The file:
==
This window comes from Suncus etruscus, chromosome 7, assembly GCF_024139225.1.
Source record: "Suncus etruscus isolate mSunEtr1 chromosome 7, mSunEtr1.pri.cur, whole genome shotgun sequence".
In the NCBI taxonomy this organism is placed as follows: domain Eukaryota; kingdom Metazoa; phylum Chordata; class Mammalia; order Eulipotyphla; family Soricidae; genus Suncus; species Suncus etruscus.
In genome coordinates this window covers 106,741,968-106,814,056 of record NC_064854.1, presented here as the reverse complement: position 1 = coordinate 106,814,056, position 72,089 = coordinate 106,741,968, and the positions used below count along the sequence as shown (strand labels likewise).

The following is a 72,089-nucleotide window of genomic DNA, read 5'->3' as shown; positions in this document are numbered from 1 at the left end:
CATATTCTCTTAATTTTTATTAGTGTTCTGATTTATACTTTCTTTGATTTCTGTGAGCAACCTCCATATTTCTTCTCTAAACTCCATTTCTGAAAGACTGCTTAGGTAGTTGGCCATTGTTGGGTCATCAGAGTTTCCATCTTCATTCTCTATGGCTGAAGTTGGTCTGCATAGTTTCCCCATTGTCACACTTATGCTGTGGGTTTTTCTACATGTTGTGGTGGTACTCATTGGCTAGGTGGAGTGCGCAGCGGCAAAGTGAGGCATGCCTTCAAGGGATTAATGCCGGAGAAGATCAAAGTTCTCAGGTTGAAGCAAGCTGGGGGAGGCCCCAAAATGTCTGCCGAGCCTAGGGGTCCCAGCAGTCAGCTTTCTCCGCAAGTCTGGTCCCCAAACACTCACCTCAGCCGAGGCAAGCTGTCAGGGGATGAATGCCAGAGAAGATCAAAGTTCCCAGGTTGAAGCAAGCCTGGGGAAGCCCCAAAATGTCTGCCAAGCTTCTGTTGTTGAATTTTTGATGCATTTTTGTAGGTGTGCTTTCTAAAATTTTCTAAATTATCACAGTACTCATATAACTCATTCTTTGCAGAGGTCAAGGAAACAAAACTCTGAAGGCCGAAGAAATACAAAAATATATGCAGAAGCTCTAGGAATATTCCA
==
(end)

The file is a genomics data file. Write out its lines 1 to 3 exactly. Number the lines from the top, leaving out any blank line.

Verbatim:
This window comes from Suncus etruscus, chromosome 7, assembly GCF_024139225.1.
Source record: "Suncus etruscus isolate mSunEtr1 chromosome 7, mSunEtr1.pri.cur, whole genome shotgun sequence".
In the NCBI taxonomy this organism is placed as follows: domain Eukaryota; kingdom Metazoa; phylum Chordata; class Mammalia; order Eulipotyphla; family Soricidae; genus Suncus; species Suncus etruscus.